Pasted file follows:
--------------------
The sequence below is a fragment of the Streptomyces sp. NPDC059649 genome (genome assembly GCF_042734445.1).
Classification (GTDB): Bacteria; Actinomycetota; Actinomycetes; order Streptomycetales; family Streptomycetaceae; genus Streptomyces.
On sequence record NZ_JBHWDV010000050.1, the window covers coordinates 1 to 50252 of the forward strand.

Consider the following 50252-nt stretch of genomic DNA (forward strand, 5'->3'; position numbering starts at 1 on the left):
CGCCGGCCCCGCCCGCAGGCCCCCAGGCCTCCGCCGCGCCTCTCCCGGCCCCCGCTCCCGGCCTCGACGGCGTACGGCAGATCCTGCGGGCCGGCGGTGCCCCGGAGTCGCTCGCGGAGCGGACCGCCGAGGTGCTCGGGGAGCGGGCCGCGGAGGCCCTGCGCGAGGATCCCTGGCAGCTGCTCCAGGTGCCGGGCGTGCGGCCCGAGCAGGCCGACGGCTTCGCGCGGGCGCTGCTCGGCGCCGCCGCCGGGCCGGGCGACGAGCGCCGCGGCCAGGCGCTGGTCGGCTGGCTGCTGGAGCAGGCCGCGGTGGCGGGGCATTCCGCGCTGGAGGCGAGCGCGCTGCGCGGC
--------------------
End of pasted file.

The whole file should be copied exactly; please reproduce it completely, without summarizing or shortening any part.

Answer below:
The sequence below is a fragment of the Streptomyces sp. NPDC059649 genome (genome assembly GCF_042734445.1).
Classification (GTDB): Bacteria; Actinomycetota; Actinomycetes; order Streptomycetales; family Streptomycetaceae; genus Streptomyces.
On sequence record NZ_JBHWDV010000050.1, the window covers coordinates 1 to 50252 of the forward strand.

Consider the following 50252-nt stretch of genomic DNA (forward strand, 5'->3'; position numbering starts at 1 on the left):
CGCCGGCCCCGCCCGCAGGCCCCCAGGCCTCCGCCGCGCCTCTCCCGGCCCCCGCTCCCGGCCTCGACGGCGTACGGCAGATCCTGCGGGCCGGCGGTGCCCCGGAGTCGCTCGCGGAGCGGACCGCCGAGGTGCTCGGGGAGCGGGCCGCGGAGGCCCTGCGCGAGGATCCCTGGCAGCTGCTCCAGGTGCCGGGCGTGCGGCCCGAGCAGGCCGACGGCTTCGCGCGGGCGCTGCTCGGCGCCGCCGCCGGGCCGGGCGACGAGCGCCGCGGCCAGGCGCTGGTCGGCTGGCTGCTGGAGCAGGCCGCGGTGGCGGGGCATTCCGCGCTGGAGGCGAGCGCGCTGCGCGGC